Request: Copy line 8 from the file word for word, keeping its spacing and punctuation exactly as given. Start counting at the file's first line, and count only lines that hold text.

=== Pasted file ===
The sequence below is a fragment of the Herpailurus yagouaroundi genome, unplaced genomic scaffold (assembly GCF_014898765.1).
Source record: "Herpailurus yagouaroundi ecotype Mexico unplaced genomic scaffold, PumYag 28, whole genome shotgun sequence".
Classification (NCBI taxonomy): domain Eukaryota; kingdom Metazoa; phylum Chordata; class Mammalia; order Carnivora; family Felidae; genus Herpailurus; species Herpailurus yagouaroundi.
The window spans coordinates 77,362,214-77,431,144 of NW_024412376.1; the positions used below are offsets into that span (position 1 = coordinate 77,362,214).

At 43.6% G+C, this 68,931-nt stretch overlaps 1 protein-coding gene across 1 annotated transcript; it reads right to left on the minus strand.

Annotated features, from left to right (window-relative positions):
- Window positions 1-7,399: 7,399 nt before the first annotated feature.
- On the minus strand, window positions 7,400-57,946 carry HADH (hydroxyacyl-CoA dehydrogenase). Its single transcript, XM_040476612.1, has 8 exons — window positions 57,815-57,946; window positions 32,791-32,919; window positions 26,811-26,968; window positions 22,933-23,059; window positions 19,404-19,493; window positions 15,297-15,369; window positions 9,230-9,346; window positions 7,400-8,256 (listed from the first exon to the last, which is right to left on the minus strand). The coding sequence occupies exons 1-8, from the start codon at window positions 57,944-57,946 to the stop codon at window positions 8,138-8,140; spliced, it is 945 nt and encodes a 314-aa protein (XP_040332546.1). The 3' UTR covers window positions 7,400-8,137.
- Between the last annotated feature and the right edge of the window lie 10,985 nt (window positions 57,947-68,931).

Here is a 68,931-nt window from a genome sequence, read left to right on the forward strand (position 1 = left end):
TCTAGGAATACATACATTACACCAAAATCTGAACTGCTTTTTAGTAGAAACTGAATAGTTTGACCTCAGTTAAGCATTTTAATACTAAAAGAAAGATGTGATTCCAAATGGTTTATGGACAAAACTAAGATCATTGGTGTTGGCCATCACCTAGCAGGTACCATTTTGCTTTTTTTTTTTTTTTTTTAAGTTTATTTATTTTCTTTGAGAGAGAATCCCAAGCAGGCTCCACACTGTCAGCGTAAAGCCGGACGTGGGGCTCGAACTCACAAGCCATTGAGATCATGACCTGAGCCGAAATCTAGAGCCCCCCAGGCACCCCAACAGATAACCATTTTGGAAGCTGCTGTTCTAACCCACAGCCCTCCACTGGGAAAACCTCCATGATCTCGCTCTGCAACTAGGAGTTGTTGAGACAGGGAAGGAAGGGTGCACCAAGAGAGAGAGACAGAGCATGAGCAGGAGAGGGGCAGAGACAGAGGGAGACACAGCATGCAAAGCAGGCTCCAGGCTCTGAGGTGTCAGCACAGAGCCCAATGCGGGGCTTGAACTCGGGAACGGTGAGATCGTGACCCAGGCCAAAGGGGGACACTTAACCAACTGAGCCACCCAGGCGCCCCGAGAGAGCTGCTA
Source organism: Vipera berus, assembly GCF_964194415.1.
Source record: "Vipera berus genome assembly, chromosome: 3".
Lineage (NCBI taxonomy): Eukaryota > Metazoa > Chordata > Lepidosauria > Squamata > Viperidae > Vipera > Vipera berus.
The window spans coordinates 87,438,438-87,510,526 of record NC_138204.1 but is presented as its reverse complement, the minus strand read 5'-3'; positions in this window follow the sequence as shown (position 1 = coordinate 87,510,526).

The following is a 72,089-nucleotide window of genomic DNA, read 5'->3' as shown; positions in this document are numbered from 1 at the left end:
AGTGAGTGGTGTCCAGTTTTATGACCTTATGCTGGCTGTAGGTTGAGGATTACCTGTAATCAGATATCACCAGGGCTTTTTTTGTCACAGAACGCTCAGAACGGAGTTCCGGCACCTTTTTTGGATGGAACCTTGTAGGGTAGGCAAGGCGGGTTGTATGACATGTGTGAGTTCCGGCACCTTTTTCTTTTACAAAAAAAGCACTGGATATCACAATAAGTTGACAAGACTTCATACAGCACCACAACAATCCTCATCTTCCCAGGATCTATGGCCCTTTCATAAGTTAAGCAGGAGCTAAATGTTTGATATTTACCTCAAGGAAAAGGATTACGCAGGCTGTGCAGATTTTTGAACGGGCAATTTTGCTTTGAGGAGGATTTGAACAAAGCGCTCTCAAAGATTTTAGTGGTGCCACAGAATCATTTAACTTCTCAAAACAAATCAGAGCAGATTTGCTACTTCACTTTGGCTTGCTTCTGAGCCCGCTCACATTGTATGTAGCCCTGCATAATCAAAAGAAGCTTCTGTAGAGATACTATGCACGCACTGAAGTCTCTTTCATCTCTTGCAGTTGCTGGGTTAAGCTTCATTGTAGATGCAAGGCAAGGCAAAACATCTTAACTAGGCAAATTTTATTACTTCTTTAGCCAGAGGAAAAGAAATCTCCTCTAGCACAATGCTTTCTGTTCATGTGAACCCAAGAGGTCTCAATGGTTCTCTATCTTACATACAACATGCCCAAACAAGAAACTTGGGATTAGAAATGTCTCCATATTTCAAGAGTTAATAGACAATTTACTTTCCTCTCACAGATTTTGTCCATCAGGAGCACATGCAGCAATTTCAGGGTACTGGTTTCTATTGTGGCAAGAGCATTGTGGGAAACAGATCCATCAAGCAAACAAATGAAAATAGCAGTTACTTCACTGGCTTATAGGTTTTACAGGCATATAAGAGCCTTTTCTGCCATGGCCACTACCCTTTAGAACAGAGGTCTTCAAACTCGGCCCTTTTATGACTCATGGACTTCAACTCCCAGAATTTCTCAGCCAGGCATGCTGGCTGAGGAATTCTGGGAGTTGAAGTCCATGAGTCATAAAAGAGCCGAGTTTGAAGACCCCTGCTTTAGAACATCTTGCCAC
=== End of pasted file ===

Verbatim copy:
- On the minus strand, window positions 7,400-57,946 carry HADH (hydroxyacyl-CoA dehydrogenase). Its single transcript, XM_040476612.1, has 8 exons — window positions 57,815-57,946; window positions 32,791-32,919; window positions 26,811-26,968; window positions 22,933-23,059; window positions 19,404-19,493; window positions 15,297-15,369; window positions 9,230-9,346; window positions 7,400-8,256 (listed from the first exon to the last, which is right to left on the minus strand). The coding sequence occupies exons 1-8, from the start codon at window positions 57,944-57,946 to the stop codon at window positions 8,138-8,140; spliced, it is 945 nt and encodes a 314-aa protein (XP_040332546.1). The 3' UTR covers window positions 7,400-8,137.